First and foremost, RIC hearing aids tend to sound more natural than a typical BTE hearing aid.  They're also less prone to feedback and occlusion. RIC hearing aids have also been found to more effectively amplify high-frequency noise, making them an ideal choice for anyone with mild to moderate hearing loss. 

The above characteristics are likely all due to the fact that the sound in a RIC hearing aid is transmitted directly into the ear canal rather than fed through the tubing.

Though your own experience may vary, RIC hearing aids are typically more comfortable than many other hearing aid styles. Because the hearing aid's components are split between the earmold and the main body, they're smaller than traditional hearing aid models, and less noticeable as a result. Some users have also found the earmold/dome of RIC hearing aids to be more comfortable.

 

What Are the Drawbacks of a RIC Hearing Aid?

No hearing aid is perfect — if there were a model without any flaws or drawbacks, you wouldn't be reading an article like this. 

The most significant disadvantage of a RIC hearing aid is that its receiver is highly susceptible to moisture and heat. This means that RIC hearing aids are ill-suited for exercise. Wearing one on a jog could well end with you needing to purchase a new receiver ― though once the receiver has been purchased, it's mercifully easy to replace. 

Another drawback is that because RIC hearing aids are less obtrusive than other models, it's more difficult to notice if you've lost yours. They're easy to lose track of and easy to misplace. If you're the absent-minded sort, this may make the RIC design a poor choice.

Finally, RIC hearing aids tend to be more expensive than comparable BTE models. All other things being equal, miniaturization always increases the price of electronics. If you don't have health insurance that covers the cost of hearing assistance devices, that could mean this is easily the dealbreaker.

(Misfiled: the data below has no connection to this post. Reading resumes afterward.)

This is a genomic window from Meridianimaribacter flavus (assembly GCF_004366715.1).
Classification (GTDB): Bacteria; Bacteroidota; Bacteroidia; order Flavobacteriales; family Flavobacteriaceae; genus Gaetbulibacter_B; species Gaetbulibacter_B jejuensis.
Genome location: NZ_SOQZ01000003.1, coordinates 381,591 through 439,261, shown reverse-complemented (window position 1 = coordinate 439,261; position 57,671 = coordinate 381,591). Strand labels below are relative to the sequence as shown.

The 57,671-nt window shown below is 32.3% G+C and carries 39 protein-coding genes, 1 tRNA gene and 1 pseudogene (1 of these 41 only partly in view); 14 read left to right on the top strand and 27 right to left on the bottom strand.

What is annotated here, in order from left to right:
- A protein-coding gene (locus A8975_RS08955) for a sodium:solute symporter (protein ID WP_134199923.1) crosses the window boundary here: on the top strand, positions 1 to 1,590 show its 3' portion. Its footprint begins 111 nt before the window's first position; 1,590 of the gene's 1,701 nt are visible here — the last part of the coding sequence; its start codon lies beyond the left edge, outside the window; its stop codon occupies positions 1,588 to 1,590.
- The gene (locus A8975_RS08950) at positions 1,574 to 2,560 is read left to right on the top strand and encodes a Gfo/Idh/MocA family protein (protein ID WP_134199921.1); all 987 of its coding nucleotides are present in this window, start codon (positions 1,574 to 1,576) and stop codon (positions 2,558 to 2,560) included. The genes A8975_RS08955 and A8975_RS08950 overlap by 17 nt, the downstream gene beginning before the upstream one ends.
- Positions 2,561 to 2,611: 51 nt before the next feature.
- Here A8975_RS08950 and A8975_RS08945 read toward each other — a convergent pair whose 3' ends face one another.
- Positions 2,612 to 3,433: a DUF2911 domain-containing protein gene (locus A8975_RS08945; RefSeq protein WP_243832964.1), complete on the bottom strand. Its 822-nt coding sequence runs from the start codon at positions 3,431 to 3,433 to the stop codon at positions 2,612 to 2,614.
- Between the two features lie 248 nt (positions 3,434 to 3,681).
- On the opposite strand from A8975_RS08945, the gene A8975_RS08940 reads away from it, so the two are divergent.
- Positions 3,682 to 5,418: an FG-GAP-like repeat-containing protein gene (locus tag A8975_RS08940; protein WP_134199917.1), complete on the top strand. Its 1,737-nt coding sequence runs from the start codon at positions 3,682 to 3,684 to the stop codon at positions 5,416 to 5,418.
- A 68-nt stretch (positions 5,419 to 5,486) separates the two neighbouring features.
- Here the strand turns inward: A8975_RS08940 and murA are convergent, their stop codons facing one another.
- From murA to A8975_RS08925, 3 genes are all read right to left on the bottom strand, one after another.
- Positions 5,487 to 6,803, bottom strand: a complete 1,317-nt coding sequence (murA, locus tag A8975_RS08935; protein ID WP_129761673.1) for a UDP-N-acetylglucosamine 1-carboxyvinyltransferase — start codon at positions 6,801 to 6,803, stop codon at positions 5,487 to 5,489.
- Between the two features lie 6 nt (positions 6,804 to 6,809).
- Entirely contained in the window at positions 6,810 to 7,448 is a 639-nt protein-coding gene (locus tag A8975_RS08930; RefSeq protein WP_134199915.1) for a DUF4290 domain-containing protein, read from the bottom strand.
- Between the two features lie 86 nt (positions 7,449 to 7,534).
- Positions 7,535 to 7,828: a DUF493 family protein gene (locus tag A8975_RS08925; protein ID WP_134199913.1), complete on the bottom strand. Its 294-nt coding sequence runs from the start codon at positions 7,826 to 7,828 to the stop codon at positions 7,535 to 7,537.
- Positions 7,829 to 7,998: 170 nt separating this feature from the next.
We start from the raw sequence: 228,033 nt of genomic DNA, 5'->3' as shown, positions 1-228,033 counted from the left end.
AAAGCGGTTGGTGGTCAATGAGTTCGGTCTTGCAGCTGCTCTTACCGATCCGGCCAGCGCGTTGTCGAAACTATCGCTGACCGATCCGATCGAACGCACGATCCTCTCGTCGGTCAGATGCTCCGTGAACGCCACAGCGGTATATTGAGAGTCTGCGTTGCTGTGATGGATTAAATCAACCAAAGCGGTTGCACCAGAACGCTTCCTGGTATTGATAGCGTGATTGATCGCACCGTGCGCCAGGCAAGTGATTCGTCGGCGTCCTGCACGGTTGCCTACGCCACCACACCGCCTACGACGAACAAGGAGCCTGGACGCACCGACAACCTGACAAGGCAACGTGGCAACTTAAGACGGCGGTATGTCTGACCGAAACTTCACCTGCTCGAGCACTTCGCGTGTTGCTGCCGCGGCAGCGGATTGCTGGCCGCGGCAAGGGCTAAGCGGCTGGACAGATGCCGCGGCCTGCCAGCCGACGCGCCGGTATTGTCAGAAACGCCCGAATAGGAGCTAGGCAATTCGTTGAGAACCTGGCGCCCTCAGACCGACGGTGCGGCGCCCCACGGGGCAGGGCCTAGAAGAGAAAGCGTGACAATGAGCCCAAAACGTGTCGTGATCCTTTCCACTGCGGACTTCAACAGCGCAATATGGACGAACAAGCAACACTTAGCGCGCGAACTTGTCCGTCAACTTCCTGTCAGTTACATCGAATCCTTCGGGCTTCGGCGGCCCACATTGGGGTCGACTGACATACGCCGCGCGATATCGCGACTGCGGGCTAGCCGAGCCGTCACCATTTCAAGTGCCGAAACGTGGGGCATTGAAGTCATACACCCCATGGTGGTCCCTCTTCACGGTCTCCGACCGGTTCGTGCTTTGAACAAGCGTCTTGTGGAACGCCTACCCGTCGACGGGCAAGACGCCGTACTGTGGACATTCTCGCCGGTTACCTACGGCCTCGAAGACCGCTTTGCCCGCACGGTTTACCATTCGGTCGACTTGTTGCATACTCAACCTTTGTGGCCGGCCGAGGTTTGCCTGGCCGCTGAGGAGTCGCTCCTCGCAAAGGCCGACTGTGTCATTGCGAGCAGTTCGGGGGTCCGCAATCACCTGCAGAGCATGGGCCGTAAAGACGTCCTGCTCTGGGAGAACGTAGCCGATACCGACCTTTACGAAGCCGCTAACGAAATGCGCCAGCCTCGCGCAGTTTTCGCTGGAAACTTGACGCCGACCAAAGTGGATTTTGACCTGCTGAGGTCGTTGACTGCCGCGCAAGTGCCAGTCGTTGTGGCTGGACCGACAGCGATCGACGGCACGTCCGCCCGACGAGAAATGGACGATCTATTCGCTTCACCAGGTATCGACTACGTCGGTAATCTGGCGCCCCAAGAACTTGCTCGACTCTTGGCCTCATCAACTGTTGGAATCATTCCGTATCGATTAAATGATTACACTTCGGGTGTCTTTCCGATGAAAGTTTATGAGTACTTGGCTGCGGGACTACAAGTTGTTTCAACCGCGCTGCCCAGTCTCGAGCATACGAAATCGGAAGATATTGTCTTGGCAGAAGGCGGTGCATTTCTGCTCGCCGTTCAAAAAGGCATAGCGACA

Should I Purchase a RIC or BTE Hearing Aid? 

Ultimately, it's a question of lifestyle and preference. Neither hearing aid is objectively better than the other. A BTE hearing aid may be a better option if you enjoy physical activity or the outdoors. You may also want to avoid RIC hearing aids if you suffer from frequent ear infections or a high level of moisture in the ear. 

If you frequently socialize and engage in public speaking, on the other hand, you may want to choose a RIC model. Similarly, if you're sensitive about having to wear a hearing aid, RIC devices are easier to hide. And it's worth mentioning that individual components of a RIC hearing aid are easier to replace than those in a BTE hearing aid. 

Beyond the above, you can also check out different hearing aid accessories. If you have any further questions about the type of hearing aid that's right for you, we'd recommend speaking with your audiologist or hearing specialist. They can guide you through next steps. And if you aren't already connected with one, an appointment with one of our trusted audiologists can help with that.